The stretch between Fifth and Sixth Avenues on 44th has something fascinating, historic and delicious at almost every address. Stepping inside Kellari, however, allowed me to remove myself from the fray for a little while, as I immediately felt transplanted into a Mediterranean setting. From the charming people who greeted me at the door to the far back of the restaurant, Kellari was an exquisite experience. There are high ceilings, ethereal drapes, an abundance of wood, foliage, and candles hanging in chandelier-style candelabras all adding to the je ne sais quoi of the scene. But what is a restaurant without good food? The manager we spoke with, Dimitrios, walked us to the middle of the restaurant where there is an impressive display of fresh fish laid out across a bed of crushed ice for diners to select. The array of fish changes on a daily basis, depending on what is happening in the market, and priced accordingly. A fish can be small enough for one person to enjoy, or at times there are large fish able to serve a party of fifteen. Organic salmon is served simply on a disc of beets with steamed wild grains, alongside potatoes and finished off with a dollop of saffron yogurt. Baked lemon sole came with a cauliflower puree and mixed grilled peppers. The whole grilled branzino was seasoned with just a bit of olive oil, lemon and fresh herbs, thrown on the grill and cooked to perfection, each step visible from the dining area through to the open kitchen. While we waited for Chef Gregory to prepare these few dishes for us to photograph, I observed the endless international business crowd coming in for lunch. By the time we left, the entire restaurant was filled with sophisticated patrons. Kellari means "wine cellar" in Greek, and they live up to the name, with wines stocked like a mosaic piece in the back of the restaurant. There are over 450 varieties carried here, half of which are Greek. The vibes are friendly, the food delicious, and we would be remiss not to mention the well-documented health benefits of a Mediterranean diet!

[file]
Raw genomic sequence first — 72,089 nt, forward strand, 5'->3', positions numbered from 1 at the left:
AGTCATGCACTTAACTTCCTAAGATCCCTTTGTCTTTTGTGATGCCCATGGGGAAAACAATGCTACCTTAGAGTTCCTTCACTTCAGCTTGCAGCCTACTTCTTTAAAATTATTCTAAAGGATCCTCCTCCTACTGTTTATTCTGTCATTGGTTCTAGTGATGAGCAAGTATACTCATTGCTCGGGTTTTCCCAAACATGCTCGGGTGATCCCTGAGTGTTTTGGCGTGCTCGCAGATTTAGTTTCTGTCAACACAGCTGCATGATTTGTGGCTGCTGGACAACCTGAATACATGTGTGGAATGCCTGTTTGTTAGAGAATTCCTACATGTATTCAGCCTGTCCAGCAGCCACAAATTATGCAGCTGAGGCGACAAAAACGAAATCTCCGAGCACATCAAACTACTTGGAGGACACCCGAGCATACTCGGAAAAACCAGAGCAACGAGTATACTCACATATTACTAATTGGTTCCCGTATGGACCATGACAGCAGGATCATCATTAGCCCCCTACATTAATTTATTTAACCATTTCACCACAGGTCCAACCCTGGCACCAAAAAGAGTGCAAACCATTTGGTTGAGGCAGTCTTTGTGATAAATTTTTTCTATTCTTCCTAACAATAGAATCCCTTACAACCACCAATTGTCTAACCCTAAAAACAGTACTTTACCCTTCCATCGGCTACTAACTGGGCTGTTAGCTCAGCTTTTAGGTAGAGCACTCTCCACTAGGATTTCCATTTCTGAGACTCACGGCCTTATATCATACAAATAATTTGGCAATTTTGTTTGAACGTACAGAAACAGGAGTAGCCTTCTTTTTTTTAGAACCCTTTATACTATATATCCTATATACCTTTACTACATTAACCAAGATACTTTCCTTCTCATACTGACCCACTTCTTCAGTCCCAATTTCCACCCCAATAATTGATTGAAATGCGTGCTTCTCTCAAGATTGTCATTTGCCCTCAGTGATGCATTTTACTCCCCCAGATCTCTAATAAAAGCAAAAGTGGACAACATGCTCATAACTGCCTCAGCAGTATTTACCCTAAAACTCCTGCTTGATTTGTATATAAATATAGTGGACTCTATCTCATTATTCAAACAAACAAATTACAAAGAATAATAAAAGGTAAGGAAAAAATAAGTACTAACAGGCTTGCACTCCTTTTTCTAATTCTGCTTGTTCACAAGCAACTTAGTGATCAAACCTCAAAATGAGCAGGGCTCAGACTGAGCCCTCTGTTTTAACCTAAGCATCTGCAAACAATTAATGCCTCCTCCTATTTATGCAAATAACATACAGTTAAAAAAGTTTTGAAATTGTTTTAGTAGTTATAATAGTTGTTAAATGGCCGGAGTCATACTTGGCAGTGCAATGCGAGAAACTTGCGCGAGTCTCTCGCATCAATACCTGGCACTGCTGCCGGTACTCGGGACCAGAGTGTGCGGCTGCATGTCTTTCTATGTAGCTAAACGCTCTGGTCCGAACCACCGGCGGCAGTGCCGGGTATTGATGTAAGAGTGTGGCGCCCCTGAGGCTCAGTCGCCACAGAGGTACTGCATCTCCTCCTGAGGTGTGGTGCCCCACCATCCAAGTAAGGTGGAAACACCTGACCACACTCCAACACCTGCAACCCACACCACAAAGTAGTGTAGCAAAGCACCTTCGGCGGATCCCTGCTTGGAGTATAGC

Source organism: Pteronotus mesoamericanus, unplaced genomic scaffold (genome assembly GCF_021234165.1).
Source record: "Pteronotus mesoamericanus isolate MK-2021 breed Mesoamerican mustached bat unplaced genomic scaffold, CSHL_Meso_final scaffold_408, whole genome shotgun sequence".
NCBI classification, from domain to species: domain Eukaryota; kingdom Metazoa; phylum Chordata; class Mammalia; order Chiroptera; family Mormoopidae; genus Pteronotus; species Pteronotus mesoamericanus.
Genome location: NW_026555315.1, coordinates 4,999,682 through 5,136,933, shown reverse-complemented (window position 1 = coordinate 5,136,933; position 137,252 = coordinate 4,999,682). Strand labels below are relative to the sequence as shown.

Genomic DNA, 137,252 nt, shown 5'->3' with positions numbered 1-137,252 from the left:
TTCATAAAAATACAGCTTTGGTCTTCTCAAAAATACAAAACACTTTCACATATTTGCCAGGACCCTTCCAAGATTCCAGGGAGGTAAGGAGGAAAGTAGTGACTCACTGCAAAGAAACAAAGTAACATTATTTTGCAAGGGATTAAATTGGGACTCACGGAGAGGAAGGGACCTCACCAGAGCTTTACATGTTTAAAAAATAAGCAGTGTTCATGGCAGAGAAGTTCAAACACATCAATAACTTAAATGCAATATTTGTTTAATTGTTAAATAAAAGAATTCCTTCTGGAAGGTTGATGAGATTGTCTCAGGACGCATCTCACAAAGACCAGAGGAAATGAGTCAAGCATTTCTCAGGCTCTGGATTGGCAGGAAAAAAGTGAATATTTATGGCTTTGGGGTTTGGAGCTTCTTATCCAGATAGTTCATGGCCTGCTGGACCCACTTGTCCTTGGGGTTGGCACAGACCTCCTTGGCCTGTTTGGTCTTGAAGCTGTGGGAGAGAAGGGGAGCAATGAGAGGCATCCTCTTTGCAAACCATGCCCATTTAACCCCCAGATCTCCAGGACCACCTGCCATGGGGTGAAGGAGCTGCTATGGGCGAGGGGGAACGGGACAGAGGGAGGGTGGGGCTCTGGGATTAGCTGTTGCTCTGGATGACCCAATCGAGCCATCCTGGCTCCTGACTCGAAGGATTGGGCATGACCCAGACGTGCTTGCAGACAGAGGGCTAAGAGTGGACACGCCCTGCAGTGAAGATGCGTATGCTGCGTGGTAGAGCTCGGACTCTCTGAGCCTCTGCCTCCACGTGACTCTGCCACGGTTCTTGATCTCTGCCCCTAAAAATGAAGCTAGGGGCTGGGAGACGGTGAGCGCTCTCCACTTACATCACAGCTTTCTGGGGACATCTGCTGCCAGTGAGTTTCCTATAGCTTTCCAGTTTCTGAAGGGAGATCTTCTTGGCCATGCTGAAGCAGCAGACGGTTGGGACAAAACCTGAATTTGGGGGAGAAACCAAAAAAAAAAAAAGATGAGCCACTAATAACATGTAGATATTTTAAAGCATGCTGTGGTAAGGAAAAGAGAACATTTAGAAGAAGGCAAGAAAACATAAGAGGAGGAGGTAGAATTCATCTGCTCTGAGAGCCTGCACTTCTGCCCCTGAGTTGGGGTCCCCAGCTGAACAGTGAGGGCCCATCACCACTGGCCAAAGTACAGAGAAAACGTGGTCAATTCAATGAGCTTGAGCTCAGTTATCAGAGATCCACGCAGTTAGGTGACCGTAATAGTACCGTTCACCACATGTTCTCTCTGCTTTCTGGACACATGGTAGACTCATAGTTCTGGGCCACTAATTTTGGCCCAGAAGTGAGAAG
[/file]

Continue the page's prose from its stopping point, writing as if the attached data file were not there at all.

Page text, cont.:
Voted the second best burger joint by Zagat in 2015, Black Iron Burger is a combination of rustic décor, chill vibes, and great eats. Ketchup decorates the walls, burgers the plates, and the beer flows from the tap much to the joy of a consistent crowd. This particular location opened in August of 2014 and became popular after serving at the food market, Broadway Bites. I lunched here with a fellow Sideways member on a summer afternoon and the two of us sat up at the bar, well taken care of by Manager Jay and his ever-present smile. Jay started with the company after falling in love with one of their burgers the first time he tried it. “Nobody beats our meat, ” Jay added. The meat-lover I was with enjoyed her classic burger, and I was very happy with my veggie burger and some herb garlic fries. Before continuing our walk, we had to try out the homemade Oreo shake. Definitely a good choice.